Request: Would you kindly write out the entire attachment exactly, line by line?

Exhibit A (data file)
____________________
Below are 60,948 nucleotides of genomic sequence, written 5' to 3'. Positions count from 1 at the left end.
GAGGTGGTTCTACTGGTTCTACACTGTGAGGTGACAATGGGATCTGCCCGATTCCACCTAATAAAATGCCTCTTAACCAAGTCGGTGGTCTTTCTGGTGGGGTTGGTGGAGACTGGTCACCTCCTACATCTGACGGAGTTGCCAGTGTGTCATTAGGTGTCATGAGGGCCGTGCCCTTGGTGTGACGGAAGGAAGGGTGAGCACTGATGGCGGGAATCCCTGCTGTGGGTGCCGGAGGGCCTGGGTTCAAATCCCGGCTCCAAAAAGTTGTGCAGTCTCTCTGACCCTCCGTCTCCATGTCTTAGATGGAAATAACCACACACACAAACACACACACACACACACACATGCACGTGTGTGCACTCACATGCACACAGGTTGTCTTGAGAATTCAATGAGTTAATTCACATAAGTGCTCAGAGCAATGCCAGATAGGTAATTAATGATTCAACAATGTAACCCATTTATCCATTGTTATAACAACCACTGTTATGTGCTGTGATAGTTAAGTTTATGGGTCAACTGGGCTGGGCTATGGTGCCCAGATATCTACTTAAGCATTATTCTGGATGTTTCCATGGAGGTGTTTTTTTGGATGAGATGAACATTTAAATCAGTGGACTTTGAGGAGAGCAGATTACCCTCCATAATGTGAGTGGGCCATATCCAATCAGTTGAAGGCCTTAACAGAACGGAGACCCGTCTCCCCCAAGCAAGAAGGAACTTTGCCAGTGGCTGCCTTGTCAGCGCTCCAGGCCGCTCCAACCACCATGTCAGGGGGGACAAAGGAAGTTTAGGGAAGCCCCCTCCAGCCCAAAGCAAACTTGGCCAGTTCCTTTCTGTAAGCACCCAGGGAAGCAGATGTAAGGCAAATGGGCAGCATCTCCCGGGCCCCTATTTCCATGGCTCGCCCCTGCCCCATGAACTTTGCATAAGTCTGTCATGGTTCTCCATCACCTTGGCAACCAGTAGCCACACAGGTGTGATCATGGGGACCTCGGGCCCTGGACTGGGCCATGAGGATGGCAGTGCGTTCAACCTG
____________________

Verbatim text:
Below are 60,948 nucleotides of genomic sequence, written 5' to 3'. Positions count from 1 at the left end.
GAGGTGGTTCTACTGGTTCTACACTGTGAGGTGACAATGGGATCTGCCCGATTCCACCTAATAAAATGCCTCTTAACCAAGTCGGTGGTCTTTCTGGTGGGGTTGGTGGAGACTGGTCACCTCCTACATCTGACGGAGTTGCCAGTGTGTCATTAGGTGTCATGAGGGCCGTGCCCTTGGTGTGACGGAAGGAAGGGTGAGCACTGATGGCGGGAATCCCTGCTGTGGGTGCCGGAGGGCCTGGGTTCAAATCCCGGCTCCAAAAAGTTGTGCAGTCTCTCTGACCCTCCGTCTCCATGTCTTAGATGGAAATAACCACACACACAAACACACACACACACACACACATGCACGTGTGTGCACTCACATGCACACAGGTTGTCTTGAGAATTCAATGAGTTAATTCACATAAGTGCTCAGAGCAATGCCAGATAGGTAATTAATGATTCAACAATGTAACCCATTTATCCATTGTTATAACAACCACTGTTATGTGCTGTGATAGTTAAGTTTATGGGTCAACTGGGCTGGGCTATGGTGCCCAGATATCTACTTAAGCATTATTCTGGATGTTTCCATGGAGGTGTTTTTTTGGATGAGATGAACATTTAAATCAGTGGACTTTGAGGAGAGCAGATTACCCTCCATAATGTGAGTGGGCCATATCCAATCAGTTGAAGGCCTTAACAGAACGGAGACCCGTCTCCCCCAAGCAAGAAGGAACTTTGCCAGTGGCTGCCTTGTCAGCGCTCCAGGCCGCTCCAACCACCATGTCAGGGGGGACAAAGGAAGTTTAGGGAAGCCCCCTCCAGCCCAAAGCAAACTTGGCCAGTTCCTTTCTGTAAGCACCCAGGGAAGCAGATGTAAGGCAAATGGGCAGCATCTCCCGGGCCCCTATTTCCATGGCTCGCCCCTGCCCCATGAACTTTGCATAAGTCTGTCATGGTTCTCCATCACCTTGGCAACCAGTAGCCACACAGGTGTGATCATGGGGACCTCGGGCCCTGGACTGGGCCATGAGGATGGCAGTGCGTTCAACCTG